Move over, whipped coffee! This bitter-sweet, vibrant, fluffy Matcha Whipped Tea is where it's at. You don't need any special ingredients to make it.
Y'all, I have been drooling over the beautiful photos of whipped coffee, but since I don't drink coffee anymore, I couldn't make it for myself. Then, I remembered some matcha powder in the pantry. After a lot of research, this Matcha Whipped Tea recipe was born!
Whipped tea with less sugar
This whipped tea recipe uses less sugar than many of the recipes you'll find. Normally, these recipes call for two tablespoons of sugar. Mine uses two teaspoons, which is a third of the amount.
Sugar is what gives your peaks their structural integrity, but I really don't love overly sweet drinks. It's not easy to get stiff peaks with the liquid-to-sugar ratio going in this recipe, which is why I suggest aiming for soft peaks.
If you do like a sweet drink, though, feel free to double or even triple the amount of powdered sugar and whip yourself up some stiff peaks! If you do add more sugar, I'd suggest also adding more matcha powder, so the extra sugar doesn't drown out the flavor of the tea.
A little bit of whipped tea science
Like I mentioned above, this recipe is based on the whipped coffee that everyone seems to be making right now. Instead of instant coffee to flavor this mix, I'm using matcha powder.
The problem is, you can't just swap out instant coffee for matcha powder and call it a day. The reason that whipped coffee forms those pretty peaks is because instant coffee powder contains Xanthan gum.
Matcha powder doesn't contain Xanthan gum, so on its own, it won't foam.
That's why, instead of water, we are using aquafaba as the base for my whipped tea recipe! Aquafaba is just the liquid from canned beans, and you can use it to make beautiful, egg-free meringue. And meringue is basically what whipped coffee (and whipped tea) are.
To make your whipped tea drink, start by combining unsalted white bean or chickpea aquafaba in a large bowl with matcha powder, powdered sugar, and lemon juice.
Even though the volume of ingredients it low, a large bowl is key. That will prevent splatters as you whip. And since this mixture more than doubles in volume, a large bowl is key for holding that much foamy goodness.
Now, grab your hand mixer or place the bowl under your stand mixer. Start by mixing on low, then slowly turn the speed of the mixer up to high. This slow acceleration will also help prevent splatters.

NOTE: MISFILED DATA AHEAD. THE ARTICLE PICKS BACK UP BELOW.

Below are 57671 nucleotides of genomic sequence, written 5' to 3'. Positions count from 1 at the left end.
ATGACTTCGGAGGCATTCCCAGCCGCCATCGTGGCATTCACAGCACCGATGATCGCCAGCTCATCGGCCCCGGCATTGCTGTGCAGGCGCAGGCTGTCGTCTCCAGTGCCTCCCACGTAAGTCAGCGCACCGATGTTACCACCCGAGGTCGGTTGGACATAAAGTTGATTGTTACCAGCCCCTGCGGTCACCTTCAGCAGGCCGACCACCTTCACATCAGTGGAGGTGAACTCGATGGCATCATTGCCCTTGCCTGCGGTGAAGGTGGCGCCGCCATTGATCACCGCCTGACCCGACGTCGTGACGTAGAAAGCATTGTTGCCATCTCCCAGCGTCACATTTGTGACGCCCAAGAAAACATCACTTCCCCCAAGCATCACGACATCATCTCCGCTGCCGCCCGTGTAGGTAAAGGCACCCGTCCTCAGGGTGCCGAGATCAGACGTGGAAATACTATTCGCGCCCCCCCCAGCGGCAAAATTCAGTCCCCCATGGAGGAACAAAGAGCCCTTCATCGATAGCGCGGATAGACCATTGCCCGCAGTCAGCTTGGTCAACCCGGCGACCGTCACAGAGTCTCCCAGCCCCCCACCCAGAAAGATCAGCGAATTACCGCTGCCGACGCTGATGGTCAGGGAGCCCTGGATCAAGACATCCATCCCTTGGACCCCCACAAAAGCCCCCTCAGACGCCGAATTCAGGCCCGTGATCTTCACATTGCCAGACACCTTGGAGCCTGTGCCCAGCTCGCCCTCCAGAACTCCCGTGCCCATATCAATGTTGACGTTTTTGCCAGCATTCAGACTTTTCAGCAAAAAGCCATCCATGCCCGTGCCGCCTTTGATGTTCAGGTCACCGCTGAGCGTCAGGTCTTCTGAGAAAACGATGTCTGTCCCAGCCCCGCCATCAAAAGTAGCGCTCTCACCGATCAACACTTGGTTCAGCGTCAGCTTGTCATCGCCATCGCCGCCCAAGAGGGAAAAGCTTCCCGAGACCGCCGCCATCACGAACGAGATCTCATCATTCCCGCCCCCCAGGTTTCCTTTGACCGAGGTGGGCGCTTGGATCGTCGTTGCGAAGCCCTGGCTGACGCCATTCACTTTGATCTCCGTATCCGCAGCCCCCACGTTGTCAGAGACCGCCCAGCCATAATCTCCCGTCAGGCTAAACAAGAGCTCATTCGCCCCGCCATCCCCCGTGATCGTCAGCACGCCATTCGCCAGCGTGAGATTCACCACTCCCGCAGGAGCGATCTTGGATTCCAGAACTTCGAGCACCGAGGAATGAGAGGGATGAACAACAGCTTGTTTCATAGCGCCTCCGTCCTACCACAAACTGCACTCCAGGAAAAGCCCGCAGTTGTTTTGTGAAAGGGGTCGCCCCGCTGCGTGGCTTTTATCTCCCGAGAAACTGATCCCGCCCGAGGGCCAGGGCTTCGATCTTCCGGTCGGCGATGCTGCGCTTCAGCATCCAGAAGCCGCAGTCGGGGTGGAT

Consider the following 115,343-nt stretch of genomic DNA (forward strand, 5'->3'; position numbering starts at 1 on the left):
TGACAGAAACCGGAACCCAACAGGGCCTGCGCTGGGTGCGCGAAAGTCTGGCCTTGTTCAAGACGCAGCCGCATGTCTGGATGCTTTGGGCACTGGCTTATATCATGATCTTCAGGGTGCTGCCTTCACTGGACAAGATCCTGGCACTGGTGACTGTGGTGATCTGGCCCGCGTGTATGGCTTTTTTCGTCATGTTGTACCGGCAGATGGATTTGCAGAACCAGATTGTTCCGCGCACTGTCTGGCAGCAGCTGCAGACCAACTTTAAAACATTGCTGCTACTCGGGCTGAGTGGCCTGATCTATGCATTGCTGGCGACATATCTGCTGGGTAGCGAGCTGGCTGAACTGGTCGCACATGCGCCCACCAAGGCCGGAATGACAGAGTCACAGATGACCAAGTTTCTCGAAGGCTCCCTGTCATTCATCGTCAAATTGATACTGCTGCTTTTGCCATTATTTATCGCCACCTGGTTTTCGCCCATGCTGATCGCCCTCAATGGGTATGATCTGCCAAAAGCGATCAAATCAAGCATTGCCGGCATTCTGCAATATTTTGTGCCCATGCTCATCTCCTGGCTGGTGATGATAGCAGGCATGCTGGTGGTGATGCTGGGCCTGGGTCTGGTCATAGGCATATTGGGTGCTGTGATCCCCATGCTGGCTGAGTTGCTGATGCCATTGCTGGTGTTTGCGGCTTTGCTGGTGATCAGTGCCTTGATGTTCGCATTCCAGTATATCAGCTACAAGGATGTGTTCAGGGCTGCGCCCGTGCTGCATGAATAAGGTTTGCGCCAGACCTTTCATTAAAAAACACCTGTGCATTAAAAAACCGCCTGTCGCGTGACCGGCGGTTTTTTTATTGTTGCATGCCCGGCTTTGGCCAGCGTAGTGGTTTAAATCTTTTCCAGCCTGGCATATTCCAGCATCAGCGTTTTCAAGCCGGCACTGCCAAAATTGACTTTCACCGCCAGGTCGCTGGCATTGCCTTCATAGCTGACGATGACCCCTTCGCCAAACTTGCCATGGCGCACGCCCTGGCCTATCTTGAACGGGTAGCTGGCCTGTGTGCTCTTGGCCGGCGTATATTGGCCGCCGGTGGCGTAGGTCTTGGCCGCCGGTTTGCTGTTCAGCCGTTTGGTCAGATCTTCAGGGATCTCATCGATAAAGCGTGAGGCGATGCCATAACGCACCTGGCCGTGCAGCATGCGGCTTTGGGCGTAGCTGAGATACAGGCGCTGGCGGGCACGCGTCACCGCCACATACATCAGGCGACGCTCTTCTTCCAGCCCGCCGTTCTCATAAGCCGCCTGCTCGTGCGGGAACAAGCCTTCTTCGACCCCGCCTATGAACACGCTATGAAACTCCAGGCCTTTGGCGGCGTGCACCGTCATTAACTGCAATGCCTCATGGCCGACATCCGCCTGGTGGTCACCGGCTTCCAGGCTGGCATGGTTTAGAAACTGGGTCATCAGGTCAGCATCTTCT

Then, mix. And mix. And keep mixing. You'll mix for 10-20 minutes, until your mixture goes from looking bubbly to looking like a fluffy foam with soft peaks.
Finally, grab yourself a tall glass, and fill it about halfway with whatever plant milk you like. Spoon the matcha foam on top, stir, and sip!
As the tea sits, the foam will start to dissolve into the milk, which is fine and also delicious! The foam mixture is sweet and matcha-bitter, so as it melts into the milk, you'll end up with the mellow, creamy, aromatic tea drink of your dreams!
Matcha whipped tea
- 1 teaspoon matcha powder - NOT matcha leaves - it must be the powder that dissolves in water
- 2 teaspoons powdered sugar
- ⅛ teaspoon lemon juice
- ¼ cup aquafaba
- 1 cup vegan milk - Any sort you like will work well in this recipe!
- In a large, clean glass bowl, combine all of the ingredients.
- Use a hand mixer or a stand mixer to mix until you have soft peaks. Start mixing on low, then slowly move the mixer speed up to high. It will take 10-20 minutes to whip, depending on your mixer, so just keep at it until your mixture more than doubles in volume and is nice and fluffy.
- Pour your milk into a tall glass, then spoon the whipped matcha on top. Serve with a straw to stir and sip!
- Aquafaba is just the liquid from any can of beans. For this recipe, I'd suggest using unsalted chickpea or unsalted white bean aquafaba. Other beans might muddy that vibrant, green matcha color. And you don't want this drink to be salty at all!
- Your matcha mixture will more than double in volume, so use a large bowl.
- Make sure that your bowl is squeaky clean. Residual oil the bowl from any previous recipes can interfere with the peaks forming.
- Whipping the matcha mixture takes quite some time to whip up into soft peaks. A hand mixer or stand mixer is key. Just keep on whipping until you get those lovely, soft peaks.
Have a question? Tried this recipe? Share your thoughts!